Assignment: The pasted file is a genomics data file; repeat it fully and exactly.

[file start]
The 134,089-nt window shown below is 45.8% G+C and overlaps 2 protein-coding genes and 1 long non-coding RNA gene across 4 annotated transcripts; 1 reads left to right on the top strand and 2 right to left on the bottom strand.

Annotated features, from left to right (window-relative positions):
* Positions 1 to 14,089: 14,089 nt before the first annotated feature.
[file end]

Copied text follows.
The 134,089-nt window shown below is 45.8% G+C and overlaps 2 protein-coding genes and 1 long non-coding RNA gene across 4 annotated transcripts; 1 reads left to right on the top strand and 2 right to left on the bottom strand.

Annotated features, from left to right (window-relative positions):
* Positions 1 to 14,089: 14,089 nt before the first annotated feature.